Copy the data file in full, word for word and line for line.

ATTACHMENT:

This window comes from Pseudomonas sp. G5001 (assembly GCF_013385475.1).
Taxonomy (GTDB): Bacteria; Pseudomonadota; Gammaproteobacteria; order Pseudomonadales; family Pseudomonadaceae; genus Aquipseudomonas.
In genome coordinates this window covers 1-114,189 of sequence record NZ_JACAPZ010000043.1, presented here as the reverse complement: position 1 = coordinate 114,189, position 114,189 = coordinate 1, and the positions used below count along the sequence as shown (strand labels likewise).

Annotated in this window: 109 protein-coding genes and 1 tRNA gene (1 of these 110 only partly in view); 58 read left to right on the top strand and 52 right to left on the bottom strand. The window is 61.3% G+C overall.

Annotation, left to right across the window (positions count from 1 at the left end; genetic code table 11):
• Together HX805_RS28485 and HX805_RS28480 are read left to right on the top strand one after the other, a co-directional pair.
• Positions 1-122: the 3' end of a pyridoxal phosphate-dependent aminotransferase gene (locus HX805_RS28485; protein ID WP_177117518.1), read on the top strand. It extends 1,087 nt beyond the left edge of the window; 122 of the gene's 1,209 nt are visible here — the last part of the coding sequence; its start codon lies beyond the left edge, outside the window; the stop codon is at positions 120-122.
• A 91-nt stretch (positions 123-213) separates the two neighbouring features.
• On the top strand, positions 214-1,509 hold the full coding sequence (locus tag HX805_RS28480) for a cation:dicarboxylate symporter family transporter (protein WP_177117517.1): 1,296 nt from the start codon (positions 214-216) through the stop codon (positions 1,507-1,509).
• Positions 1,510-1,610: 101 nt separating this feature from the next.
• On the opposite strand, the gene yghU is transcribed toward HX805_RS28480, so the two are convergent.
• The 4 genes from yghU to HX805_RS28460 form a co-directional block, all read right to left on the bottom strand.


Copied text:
This window comes from Pseudomonas sp. G5001 (assembly GCF_013385475.1).
Taxonomy (GTDB): Bacteria; Pseudomonadota; Gammaproteobacteria; order Pseudomonadales; family Pseudomonadaceae; genus Aquipseudomonas.
In genome coordinates this window covers 1-114,189 of sequence record NZ_JACAPZ010000043.1, presented here as the reverse complement: position 1 = coordinate 114,189, position 114,189 = coordinate 1, and the positions used below count along the sequence as shown (strand labels likewise).

Annotated in this window: 109 protein-coding genes and 1 tRNA gene (1 of these 110 only partly in view); 58 read left to right on the top strand and 52 right to left on the bottom strand. The window is 61.3% G+C overall.

Annotation, left to right across the window (positions count from 1 at the left end; genetic code table 11):
• Together HX805_RS28485 and HX805_RS28480 are read left to right on the top strand one after the other, a co-directional pair.
• Positions 1-122: the 3' end of a pyridoxal phosphate-dependent aminotransferase gene (locus HX805_RS28485; protein ID WP_177117518.1), read on the top strand. It extends 1,087 nt beyond the left edge of the window; 122 of the gene's 1,209 nt are visible here — the last part of the coding sequence; its start codon lies beyond the left edge, outside the window; the stop codon is at positions 120-122.
• A 91-nt stretch (positions 123-213) separates the two neighbouring features.
• On the top strand, positions 214-1,509 hold the full coding sequence (locus tag HX805_RS28480) for a cation:dicarboxylate symporter family transporter (protein WP_177117517.1): 1,296 nt from the start codon (positions 214-216) through the stop codon (positions 1,507-1,509).
• Positions 1,510-1,610: 101 nt separating this feature from the next.
• On the opposite strand, the gene yghU is transcribed toward HX805_RS28480, so the two are convergent.
• The 4 genes from yghU to HX805_RS28460 form a co-directional block, all read right to left on the bottom strand.